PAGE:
With New End-of-Life form, Catholic Healthcare Seeks to Strike Balance

Andrew Kitchenman | September 16, 2013 | Health Care, Social
Catholic leaders in NJ don’t see conflict, but other bishops and ethicists warn against distribution of advanced directive

St.Joseph’s Healthcare System President and CEO William A. McDonald and New Jersey Hospital Association President Betsy Ryan
A new form intended to guide end-of-life healthcare decisions is forcing Catholic hospitals and nursing homes to take a position on a contentious ethical issue, but New Jersey church leaders appear to be having an easier time supporting the form than those in other states, where Catholic bishops and ethicists are battling it.

For example, St. Joseph’s Regional Medical Center in Paterson is encouraging patients who may be in the last year of their lives to talk with their families and doctors about the Practitioner Orders for Life-Sustaining Treatment (POLST) form.

The form offer patients an opportunity to list their goals for care and give their preferences for medical interventions, artificially administered fluids, and nutrition and cardiopulmonary resuscitation. It is similar to an advance directive, but unlike those documents it has the force of a doctor’s order and must be followed by other healthcare providers.

The subject of end-of-life care focusing on the POLST was discussed by a panel of healthcare experts at St. Joseph’s on Friday.

While Catholic leaders in the state said they believe the form complies with the church’s ethical and religious directives for healthcare, bishops in Wisconsin and Minnesota, as well as a paper published in a national Catholic bioethics journal, have criticized similar forms for conflicting with Catholic teaching. They say the forms are signed too early, opening up the possibility that they will lead doctors not to provide the nutrition and fluids the church regards as part of required treatment.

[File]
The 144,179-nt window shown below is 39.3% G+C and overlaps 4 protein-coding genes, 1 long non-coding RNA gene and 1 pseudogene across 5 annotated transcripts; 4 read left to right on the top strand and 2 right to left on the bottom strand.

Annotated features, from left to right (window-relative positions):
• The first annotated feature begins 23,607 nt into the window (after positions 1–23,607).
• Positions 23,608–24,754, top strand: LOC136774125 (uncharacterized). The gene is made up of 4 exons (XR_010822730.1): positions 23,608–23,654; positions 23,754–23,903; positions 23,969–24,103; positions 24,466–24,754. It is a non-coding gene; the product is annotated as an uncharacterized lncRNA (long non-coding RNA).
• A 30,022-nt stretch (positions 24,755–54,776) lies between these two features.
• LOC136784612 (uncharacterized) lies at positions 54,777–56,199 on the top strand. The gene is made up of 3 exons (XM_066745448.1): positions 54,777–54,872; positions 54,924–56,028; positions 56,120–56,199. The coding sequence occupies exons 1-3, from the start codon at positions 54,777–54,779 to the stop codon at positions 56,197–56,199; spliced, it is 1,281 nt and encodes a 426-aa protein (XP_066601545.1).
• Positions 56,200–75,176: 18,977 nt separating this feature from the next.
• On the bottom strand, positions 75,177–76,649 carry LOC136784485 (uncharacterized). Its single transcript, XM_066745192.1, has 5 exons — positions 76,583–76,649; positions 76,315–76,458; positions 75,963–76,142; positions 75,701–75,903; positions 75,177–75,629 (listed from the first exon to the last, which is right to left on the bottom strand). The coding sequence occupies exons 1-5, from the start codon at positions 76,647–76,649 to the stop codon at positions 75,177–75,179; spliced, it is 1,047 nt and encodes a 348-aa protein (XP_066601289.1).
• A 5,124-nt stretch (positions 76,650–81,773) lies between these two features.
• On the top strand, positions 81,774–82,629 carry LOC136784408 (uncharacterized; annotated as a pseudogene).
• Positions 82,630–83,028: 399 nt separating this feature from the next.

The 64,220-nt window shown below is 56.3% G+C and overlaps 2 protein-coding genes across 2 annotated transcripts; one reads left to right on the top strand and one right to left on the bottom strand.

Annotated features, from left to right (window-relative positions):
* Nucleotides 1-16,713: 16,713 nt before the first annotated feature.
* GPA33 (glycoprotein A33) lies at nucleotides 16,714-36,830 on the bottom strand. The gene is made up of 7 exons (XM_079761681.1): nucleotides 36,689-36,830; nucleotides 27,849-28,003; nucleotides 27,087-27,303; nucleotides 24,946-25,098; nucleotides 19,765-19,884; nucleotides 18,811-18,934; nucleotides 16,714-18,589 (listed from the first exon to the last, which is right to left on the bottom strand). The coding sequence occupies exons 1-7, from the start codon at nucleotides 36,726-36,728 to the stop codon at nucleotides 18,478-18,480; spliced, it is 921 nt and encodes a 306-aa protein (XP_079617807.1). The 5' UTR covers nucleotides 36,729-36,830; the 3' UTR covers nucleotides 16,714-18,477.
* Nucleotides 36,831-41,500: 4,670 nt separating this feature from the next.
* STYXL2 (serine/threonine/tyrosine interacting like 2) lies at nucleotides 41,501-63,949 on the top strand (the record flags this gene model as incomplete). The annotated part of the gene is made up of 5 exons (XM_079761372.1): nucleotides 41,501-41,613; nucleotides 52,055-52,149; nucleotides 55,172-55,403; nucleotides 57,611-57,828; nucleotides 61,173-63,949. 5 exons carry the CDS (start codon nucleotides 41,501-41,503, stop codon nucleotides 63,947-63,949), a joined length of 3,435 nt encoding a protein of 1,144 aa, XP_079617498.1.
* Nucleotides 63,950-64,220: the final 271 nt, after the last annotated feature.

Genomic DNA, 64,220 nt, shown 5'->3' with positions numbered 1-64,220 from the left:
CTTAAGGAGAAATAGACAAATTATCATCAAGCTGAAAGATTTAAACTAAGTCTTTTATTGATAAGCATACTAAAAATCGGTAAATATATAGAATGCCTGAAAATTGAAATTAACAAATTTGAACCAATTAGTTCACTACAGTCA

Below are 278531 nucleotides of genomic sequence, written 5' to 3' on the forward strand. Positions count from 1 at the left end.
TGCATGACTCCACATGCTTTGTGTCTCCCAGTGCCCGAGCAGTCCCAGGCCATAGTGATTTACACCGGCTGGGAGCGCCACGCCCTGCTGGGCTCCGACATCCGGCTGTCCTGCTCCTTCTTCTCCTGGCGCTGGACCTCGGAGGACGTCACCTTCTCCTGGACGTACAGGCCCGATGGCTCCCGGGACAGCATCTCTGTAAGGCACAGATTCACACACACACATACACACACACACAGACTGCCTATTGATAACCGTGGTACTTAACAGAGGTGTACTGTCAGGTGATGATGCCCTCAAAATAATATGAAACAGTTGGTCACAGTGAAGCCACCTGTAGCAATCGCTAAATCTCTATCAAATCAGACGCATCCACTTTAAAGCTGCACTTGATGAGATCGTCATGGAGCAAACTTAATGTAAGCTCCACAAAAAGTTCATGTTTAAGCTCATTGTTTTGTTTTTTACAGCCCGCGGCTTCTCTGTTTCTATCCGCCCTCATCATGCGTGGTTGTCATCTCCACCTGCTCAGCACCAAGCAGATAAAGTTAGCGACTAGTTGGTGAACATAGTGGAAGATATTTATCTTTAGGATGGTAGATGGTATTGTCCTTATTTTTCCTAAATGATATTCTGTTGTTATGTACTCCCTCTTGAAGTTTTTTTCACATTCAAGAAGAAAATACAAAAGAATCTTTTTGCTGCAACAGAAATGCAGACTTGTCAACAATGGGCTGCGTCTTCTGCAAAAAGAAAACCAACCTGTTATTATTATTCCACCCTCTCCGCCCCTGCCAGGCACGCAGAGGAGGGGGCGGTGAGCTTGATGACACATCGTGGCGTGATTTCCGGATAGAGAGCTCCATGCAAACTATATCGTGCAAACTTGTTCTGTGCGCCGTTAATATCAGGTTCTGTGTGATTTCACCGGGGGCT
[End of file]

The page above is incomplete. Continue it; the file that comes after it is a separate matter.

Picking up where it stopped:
The issue is a sensitive one for the church, which has fought prominent battles over the amount of care required for some gravely ill patients. And with an estimated 42 percent of state residents considering themselves to be Catholics, the church’s position could have a major impact on the adoption of the form, which is being encouraged by state healthcare leaders.

Sister Pat Codey, president of the Catholic HealthCare Partnership in New Jersey, served on the 15-member New Jersey Hospital Association steering committee that wrote the form based on a 2011 law signed by Gov. Chris Christie.

She said the language used on the form is in accordance with church healthcare directives. Her organization is a coalition of Catholic healthcare providers.

“It’s a universal form that should be accepted by all,” Codey said, adding that all residents will use their values and beliefs “as a framework to make decisions about your life.”

The forms used in other states were criticized in a paper recently published by Linacre Quarterly, the bioethics journal of the Catholic Medical Association (CMA), a national doctors’ group.

John Brehany, an author of the paper and the CMA president and ethicist, said medical decisions are best made based on the specific circumstances that a patient faces, which a form signed months ahead of time cannot take into account.

“To the extent that you create a form that substitutes for good medical judgment, that might be highly problematic,” said Brehany, whose organization is based in Bala Cynwyd, Pa.

Brehany said these judgments should be made at the “right time.” He said the state law introducing the form was too vague. The law said the form is intended for patients “who have advanced chronic progressive illness or a life expectancy of less than five years, or who otherwise wish to further define their preferences for healthcare.”